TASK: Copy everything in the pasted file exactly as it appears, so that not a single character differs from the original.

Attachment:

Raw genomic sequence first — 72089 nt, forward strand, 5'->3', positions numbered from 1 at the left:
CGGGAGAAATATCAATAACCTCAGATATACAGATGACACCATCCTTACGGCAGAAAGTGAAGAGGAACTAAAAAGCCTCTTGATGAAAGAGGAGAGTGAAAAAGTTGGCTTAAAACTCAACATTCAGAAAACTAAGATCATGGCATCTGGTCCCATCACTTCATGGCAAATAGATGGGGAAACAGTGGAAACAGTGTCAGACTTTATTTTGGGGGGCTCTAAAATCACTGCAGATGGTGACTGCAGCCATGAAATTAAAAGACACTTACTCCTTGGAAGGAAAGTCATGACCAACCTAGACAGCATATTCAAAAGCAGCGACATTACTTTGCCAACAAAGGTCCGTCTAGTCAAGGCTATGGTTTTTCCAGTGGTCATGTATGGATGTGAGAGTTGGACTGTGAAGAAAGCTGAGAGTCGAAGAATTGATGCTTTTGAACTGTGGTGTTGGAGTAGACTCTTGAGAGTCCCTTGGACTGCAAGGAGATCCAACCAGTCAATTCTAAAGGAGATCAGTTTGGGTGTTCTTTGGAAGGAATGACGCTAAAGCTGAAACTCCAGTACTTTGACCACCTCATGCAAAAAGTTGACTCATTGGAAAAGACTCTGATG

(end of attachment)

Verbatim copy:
Raw genomic sequence first — 72089 nt, forward strand, 5'->3', positions numbered from 1 at the left:
CGGGAGAAATATCAATAACCTCAGATATACAGATGACACCATCCTTACGGCAGAAAGTGAAGAGGAACTAAAAAGCCTCTTGATGAAAGAGGAGAGTGAAAAAGTTGGCTTAAAACTCAACATTCAGAAAACTAAGATCATGGCATCTGGTCCCATCACTTCATGGCAAATAGATGGGGAAACAGTGGAAACAGTGTCAGACTTTATTTTGGGGGGCTCTAAAATCACTGCAGATGGTGACTGCAGCCATGAAATTAAAAGACACTTACTCCTTGGAAGGAAAGTCATGACCAACCTAGACAGCATATTCAAAAGCAGCGACATTACTTTGCCAACAAAGGTCCGTCTAGTCAAGGCTATGGTTTTTCCAGTGGTCATGTATGGATGTGAGAGTTGGACTGTGAAGAAAGCTGAGAGTCGAAGAATTGATGCTTTTGAACTGTGGTGTTGGAGTAGACTCTTGAGAGTCCCTTGGACTGCAAGGAGATCCAACCAGTCAATTCTAAAGGAGATCAGTTTGGGTGTTCTTTGGAAGGAATGACGCTAAAGCTGAAACTCCAGTACTTTGACCACCTCATGCAAAAAGTTGACTCATTGGAAAAGACTCTGATG